The family is not connected to the children’s deaths, police said, and they are “understandably distressed.”
The children — likely to have been between ages 5 and 10 — may have been dead for a number of years, perhaps three or four, Detective Inspector Tofilau Faamanuia Vaaelua said at a news conference on Thursday.
A postmortem examination is being conducted to try to determine the children’s identity, Vaaelua said. Investigators are also looking for clues as to how, when and where the children died.
Vaaelua said police were working with Interpol and have opened inquiries with overseas agencies, but initial inquiries suggest relatives of the victims are in New Zealand.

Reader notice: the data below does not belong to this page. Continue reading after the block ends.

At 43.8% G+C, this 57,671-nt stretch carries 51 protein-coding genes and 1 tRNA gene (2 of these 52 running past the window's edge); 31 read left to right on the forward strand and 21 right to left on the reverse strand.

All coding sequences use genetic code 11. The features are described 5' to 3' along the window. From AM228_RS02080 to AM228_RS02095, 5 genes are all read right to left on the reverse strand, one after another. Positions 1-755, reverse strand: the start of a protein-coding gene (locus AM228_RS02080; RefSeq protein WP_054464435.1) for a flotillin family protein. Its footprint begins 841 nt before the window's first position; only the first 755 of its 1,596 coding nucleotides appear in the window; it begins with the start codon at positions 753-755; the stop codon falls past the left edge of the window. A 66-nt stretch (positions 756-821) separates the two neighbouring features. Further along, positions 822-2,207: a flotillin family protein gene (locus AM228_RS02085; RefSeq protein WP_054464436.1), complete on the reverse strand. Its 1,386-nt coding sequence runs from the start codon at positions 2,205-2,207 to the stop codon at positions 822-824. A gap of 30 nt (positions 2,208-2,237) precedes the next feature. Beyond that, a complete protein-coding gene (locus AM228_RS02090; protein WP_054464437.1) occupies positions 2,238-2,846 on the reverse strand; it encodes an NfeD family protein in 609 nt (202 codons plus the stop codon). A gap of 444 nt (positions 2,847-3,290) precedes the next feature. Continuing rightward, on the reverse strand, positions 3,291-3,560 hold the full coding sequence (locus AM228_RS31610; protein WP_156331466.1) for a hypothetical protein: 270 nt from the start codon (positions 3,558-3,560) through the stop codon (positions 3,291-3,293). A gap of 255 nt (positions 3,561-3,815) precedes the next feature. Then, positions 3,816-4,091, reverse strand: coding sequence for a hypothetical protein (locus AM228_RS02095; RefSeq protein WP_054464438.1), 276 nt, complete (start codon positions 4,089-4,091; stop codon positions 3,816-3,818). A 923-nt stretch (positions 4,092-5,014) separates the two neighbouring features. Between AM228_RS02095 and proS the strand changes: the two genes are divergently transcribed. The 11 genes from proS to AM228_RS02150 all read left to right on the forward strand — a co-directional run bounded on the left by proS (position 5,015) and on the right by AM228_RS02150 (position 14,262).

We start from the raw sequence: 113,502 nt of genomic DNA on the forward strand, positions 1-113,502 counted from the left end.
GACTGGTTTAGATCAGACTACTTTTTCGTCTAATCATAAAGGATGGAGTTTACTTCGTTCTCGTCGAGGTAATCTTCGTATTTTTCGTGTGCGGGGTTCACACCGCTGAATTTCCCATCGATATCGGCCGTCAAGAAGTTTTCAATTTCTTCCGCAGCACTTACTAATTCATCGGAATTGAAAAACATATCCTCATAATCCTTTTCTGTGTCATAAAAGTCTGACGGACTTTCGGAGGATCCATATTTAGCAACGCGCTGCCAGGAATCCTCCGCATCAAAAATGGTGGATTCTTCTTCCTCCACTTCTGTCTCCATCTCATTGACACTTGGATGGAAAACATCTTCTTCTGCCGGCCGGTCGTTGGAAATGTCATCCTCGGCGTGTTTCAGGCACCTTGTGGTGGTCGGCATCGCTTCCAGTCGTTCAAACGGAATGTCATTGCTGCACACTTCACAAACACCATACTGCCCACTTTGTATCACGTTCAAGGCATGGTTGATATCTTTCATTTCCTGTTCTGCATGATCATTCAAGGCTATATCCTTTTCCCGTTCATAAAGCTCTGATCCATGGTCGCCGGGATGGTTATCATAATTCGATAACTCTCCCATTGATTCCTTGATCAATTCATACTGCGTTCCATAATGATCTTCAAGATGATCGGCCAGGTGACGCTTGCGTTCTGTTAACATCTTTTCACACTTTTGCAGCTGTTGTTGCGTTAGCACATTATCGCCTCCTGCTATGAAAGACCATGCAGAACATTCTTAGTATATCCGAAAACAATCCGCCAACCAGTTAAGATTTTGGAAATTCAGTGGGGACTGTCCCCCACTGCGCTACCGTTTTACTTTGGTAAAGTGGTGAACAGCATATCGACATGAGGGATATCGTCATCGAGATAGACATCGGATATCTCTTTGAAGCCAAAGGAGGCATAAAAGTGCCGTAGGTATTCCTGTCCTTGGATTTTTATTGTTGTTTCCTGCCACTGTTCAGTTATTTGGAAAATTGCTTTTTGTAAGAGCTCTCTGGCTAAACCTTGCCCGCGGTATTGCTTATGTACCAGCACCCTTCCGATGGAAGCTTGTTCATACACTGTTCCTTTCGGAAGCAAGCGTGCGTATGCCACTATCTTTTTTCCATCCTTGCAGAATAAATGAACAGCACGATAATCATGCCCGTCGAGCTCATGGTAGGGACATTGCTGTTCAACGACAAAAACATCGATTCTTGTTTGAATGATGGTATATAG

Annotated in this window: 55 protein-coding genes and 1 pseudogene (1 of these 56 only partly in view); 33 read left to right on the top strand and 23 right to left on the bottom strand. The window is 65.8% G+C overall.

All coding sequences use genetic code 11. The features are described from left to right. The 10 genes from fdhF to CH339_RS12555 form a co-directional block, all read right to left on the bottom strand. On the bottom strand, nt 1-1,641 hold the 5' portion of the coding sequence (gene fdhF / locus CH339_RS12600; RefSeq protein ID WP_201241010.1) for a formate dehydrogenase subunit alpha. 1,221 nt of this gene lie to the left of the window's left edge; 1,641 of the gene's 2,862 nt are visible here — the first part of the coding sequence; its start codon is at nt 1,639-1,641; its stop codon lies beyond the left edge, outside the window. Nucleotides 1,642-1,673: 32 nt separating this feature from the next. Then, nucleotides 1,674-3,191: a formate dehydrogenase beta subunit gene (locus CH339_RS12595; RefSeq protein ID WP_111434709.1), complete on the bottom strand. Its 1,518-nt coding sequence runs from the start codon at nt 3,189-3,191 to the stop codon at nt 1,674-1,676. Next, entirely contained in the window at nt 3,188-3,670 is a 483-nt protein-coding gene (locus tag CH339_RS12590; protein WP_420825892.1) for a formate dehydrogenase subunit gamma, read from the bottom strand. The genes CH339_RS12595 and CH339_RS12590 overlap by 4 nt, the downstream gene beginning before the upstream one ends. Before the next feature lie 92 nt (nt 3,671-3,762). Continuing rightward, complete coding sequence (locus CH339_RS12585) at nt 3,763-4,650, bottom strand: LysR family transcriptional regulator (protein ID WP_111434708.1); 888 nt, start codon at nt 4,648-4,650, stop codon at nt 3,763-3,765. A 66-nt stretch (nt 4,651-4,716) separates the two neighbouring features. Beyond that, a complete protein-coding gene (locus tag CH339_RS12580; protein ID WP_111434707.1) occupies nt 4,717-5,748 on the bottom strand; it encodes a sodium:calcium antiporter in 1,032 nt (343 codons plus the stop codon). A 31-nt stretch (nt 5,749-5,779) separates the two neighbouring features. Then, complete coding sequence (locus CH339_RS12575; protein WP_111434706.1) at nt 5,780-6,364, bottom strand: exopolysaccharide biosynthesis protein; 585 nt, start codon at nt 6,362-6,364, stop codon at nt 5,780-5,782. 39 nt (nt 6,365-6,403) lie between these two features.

“I really feel for the victims or the family of these victims. And, you know right here, right now, there are relatives out there that aren’t aware that their loved ones have deceased,” he added.
The case was “extremely upsetting news for the community to hear,” he said.
Police are trying to view closed-circuit television footage that may offer some clues, though they acknowledge that it may be difficult to obtain given the significant amount of time that has passed.
The storage company is assisting police with their inquiries, and other household and personal items sold from the storage facility are being examined to establish a link to the suitcases, police said.